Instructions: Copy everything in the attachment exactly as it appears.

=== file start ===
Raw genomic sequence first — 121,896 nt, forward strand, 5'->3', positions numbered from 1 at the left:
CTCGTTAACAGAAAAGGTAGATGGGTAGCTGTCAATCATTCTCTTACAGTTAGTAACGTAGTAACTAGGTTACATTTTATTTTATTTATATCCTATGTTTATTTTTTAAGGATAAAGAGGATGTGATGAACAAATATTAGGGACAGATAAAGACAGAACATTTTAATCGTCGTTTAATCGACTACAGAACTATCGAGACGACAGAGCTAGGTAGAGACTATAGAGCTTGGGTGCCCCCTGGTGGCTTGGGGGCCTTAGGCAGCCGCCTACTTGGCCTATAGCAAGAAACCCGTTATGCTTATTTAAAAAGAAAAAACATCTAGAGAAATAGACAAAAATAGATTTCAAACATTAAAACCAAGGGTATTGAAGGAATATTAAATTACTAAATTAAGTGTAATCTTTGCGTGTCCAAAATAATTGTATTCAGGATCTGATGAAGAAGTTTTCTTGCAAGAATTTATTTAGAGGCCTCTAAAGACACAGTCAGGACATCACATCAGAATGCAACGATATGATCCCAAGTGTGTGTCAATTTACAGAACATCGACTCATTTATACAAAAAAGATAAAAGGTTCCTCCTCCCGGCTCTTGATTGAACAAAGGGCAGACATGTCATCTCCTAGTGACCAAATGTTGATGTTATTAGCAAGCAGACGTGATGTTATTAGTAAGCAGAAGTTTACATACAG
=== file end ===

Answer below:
Raw genomic sequence first — 121,896 nt, forward strand, 5'->3', positions numbered from 1 at the left:
CTCGTTAACAGAAAAGGTAGATGGGTAGCTGTCAATCATTCTCTTACAGTTAGTAACGTAGTAACTAGGTTACATTTTATTTTATTTATATCCTATGTTTATTTTTTAAGGATAAAGAGGATGTGATGAACAAATATTAGGGACAGATAAAGACAGAACATTTTAATCGTCGTTTAATCGACTACAGAACTATCGAGACGACAGAGCTAGGTAGAGACTATAGAGCTTGGGTGCCCCCTGGTGGCTTGGGGGCCTTAGGCAGCCGCCTACTTGGCCTATAGCAAGAAACCCGTTATGCTTATTTAAAAAGAAAAAACATCTAGAGAAATAGACAAAAATAGATTTCAAACATTAAAACCAAGGGTATTGAAGGAATATTAAATTACTAAATTAAGTGTAATCTTTGCGTGTCCAAAATAATTGTATTCAGGATCTGATGAAGAAGTTTTCTTGCAAGAATTTATTTAGAGGCCTCTAAAGACACAGTCAGGACATCACATCAGAATGCAACGATATGATCCCAAGTGTGTGTCAATTTACAGAACATCGACTCATTTATACAAAAAAGATAAAAGGTTCCTCCTCCCGGCTCTTGATTGAACAAAGGGCAGACATGTCATCTCCTAGTGACCAAATGTTGATGTTATTAGCAAGCAGACGTGATGTTATTAGTAAGCAGAAGTTTACATACAG